Home » Reviews » The Last of the Haussmans, National Theatre

The Last of the Haussmans, National Theatre

Stephen Beresford
Directed by Howard Davies
★★★

Pros: A cast that makes you go ‘wow’, a stunning set, and some wonderful individual performances.

Cons: Some conversations didn’t seem quite real, despite it being a naturalistic production.

Our Verdict: This play will do very well with the cast it has but there’s something not quite there. Yet.

Courtesy of the National Theatre

The first play written by actor-turned-playwright Stephen Beresford, The Last of the Haussmans follows an ailing hippy (Julie Walters) and her dysfunctional family throughout one summer in a rundown art-deco house on the coast of Devon. Returning to the National for a change of pace after his run as Hamlet, Rory Kinnear plays a recovering drug addict still partial to the booze, the boy next door and nail varnish. Helen McCrory plays his sister who is trying to hold the family together. Add to this mix her daughter (Isabella Laughland), a teenager delicately balancing resentment towards her family with maturity beyond her years, the aforementioned ‘boy next door’ (Taron Egerton) and a middle-aged GP letting loose his hippy side (Matthew Marsh), and you’re in for a bumpy 2 hours 45 minutes!

As always, upon entry into the Lyttelton, you’re struck by the set. The centrepiece of Vicki Mortimer’s magnificent design is an art deco house left to ruin as evidenced by the moss growing up the walls, the dirty windows and the weather-beaten pots, bunting and old toys in the garden. The prayer flags flanking the sides hints at the idea of a commune and the invasion of nature on the stage really sets the audience in the mood for what is about to come.

McCrory gives the strongest performance, an accomplishment considering who her co-stars are! Her character spends the entire summer having to help others and is, understandably, feeling the strain. Her subtle emotions resonate clearly with the audience, bringing us into total sympathy with the character. Kinnear creates, as always, a very engaging character, showing the tragic loss of potential caused by his drug addiction. A reference in the play to the character’s fine use of words is reflected in the fantastic casting of Kinnear, his smooth voice pitch perfect for the lines he has been given.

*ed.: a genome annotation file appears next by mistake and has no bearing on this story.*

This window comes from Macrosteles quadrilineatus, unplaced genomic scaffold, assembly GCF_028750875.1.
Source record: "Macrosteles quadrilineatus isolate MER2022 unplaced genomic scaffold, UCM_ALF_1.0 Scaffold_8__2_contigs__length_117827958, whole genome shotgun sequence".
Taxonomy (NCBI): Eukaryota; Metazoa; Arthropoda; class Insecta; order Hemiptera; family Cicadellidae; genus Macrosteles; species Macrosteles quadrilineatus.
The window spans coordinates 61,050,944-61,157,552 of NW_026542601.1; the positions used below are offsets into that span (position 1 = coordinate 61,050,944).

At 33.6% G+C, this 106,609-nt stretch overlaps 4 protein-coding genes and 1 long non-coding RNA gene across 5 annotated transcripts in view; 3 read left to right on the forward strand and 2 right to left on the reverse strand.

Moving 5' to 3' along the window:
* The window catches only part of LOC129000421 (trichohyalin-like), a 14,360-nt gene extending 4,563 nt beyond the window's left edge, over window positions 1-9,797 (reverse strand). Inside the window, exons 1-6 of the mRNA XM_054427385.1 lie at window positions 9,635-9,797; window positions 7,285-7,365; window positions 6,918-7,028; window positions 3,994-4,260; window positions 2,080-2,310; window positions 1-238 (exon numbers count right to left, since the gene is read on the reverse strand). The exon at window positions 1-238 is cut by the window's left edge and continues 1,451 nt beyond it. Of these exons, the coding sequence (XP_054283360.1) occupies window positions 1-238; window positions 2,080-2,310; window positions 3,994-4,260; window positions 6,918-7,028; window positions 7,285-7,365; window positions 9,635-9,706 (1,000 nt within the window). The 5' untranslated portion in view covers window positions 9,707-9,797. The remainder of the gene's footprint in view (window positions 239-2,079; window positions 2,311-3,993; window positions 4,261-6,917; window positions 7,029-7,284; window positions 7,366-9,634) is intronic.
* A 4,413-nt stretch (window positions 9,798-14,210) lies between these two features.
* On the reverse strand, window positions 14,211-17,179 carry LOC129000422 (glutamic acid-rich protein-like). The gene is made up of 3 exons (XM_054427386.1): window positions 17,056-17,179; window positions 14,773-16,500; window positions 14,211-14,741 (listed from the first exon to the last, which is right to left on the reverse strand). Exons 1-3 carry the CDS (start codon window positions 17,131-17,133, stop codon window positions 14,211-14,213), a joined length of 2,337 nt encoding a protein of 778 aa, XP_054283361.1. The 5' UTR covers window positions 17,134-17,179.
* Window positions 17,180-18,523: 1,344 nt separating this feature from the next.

I cannot review the play without mentioning Walters. It is great to see her join the ranks of women like Celia Imrie (currently in Noises Off) and Imelda Staunton (Sweeney Todd) on stage in London. It seems like the character was written for her; she flounces around the stage in her dirty pyjamas and dressing gowns, the slightly loopy matriarch of the piece, and is as excellent as is to be expected. Nothing feels forced or unreal, Walters is a star; I can sit back and know that I’m going to enjoy watching, regardless of the material.

The writing was admirable for a first time writer, but the odd sentence felt forced and unnatural, not in line with the realism of the rest of the play. There were also moments where the play would switch from comedy to tragedy within one sentence, and my fellow audience didn’t seem to cotton on to that as quickly as the writer might have liked. In addition, despite being relatively fast-paced in places, at 2 hours 45 minutes the play is a long one. Saying this, I do think once into the full run, the actors will shave another five minutes off which will probably make it a more suitable length.

All in all I enjoyed this play, but as much as I’d like to give it four stars there was something lacking. It was nothing major, and it’s very hard to put a finger on exactly what it was, but it boils down to the fact that despite this being a naturalistic piece with a magnificent naturalistic set and some wonderful individual performances, the show doesn’t quite feel real in places. It’s not all gelling as it should yet. However, it’s early days. Give it a bit more time to iron out these issues and it will probably deserve it’s fourth star!

Please feel free to leave your thoughts and opinions in the comments section below!

The Last of the Haussmans runs at the National Theatre until 10th October 2012.
Box Office: 020 7452 3000 or book online at http://www.nationaltheatre.org.uk/69914/productions/the-last-of-the-haussmans.html

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Founded in 2011, Everything Theatre started life as a pokey blog run by two theatre enthusiasts and – thanks to the Entry Pass Scheme for 16-25 year olds – regular National Theatre goers. Today, we are run by part-time volunteers from a wide array of backgrounds. Among our various contributors are people who work in theatre, but also people who work in law, medicine, events, marketing and even psychiatry! We are all united by our love for the London theatre scene.